Lives at Risk: Single-Payer National Health Insurance Around the World / Edition 1by John C. Goodman, Gerald L. Musgrave, Devon M. Herrick
Pub. Date: 08/28/2004
Publisher: Rowman & Littlefield Publishers, Inc.
Virtually everyone agrees that our health care system needs reform. But what kind of reform? Some want a return to the system that prevailed in the 1950s. Others would like to see the adaptation of the government-run systems prevalent in other countries. The latter, national health insurance or single-payer health insurance, appears to be gaining ground in the… See more details below
Virtually everyone agrees that our health care system needs reform. But what kind of reform? Some want a return to the system that prevailed in the 1950s. Others would like to see the adaptation of the government-run systems prevalent in other countries. The latter, national health insurance or single-payer health insurance, appears to be gaining ground in the United States. Before Americans find themselves participating in a health care system that has failed in every country it was adopted, we should be asking ourselves whether such a system is effective and efficient. In Lives at Risk, the authors examine the critical failures of national health insurance systems without focusing on minor blemishes or easily correctable problems. In doing so, the purpose is to identify the problems common to all countries with national health insurance and to explain why these problems emerge. Most national health care systems are in a state of sustained internal crisis as costs rise and the stated goals of universal access and quality care are not met. In almost all cases, the reason is the same: the politics of medicine. The problems of government-run health care systems flow inexorably from the fact that they are government-run rather than market driven.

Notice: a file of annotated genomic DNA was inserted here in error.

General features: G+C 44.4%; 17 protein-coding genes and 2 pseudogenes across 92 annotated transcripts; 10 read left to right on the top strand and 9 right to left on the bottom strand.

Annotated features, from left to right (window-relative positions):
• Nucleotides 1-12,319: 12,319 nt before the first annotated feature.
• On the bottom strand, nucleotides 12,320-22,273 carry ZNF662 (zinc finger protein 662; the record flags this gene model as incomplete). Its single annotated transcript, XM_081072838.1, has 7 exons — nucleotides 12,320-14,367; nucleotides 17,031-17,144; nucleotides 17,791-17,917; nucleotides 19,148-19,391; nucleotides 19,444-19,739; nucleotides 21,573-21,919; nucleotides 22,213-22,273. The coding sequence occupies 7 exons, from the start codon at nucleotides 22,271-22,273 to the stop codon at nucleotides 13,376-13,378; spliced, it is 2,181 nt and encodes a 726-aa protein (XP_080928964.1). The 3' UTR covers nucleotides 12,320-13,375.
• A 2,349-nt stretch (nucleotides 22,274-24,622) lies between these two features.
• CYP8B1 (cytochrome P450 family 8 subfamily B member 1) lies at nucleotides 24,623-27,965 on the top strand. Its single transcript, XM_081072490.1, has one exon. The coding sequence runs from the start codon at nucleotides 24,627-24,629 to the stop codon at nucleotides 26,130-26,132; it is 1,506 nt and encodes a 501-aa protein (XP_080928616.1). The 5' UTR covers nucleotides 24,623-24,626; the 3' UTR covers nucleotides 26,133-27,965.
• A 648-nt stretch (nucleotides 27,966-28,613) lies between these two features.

- Rowman & Littlefield Publishers, Inc.
- Publication date:
- Edition description:
- New Edition
- Product dimensions:
- 6.06(w) x 8.96(h) x 0.82(d)
Table of Contents
Part 1 I Twenty Myths Chapter 2 Rights Chapter 3 Equality Chapter 4 Needs Chapter 5 Outcomes Chapter 6 Technology Chapter 7 Quality Chapter 8 Costs Chapter 9 Efficiency Chapter 10 Unnecessary Care Chapter 11 Administrative Costs Chapter 12 Priorities Chapter 13 Prevention Chapter 14 Managed Care Chapter 15 International Competitiveness Chapter 16 The Elderly Chapter 17 Minorities Chapter 18 Rural Areas Chapter 19 Prescription Drugs Chapter 20 Public Opinion Chapter 21 Reform Part 22 II The Politics and Economics of Health Care Systems Chapter 23 The Politics of Medicine Chapter 24 Is Managed Competition the Answer? Part 25 III Reforming the U.S. Health Care System Chapter 26 Designing an Ideal Health Care System Chapter 27 Designing Ideal Health Insurance
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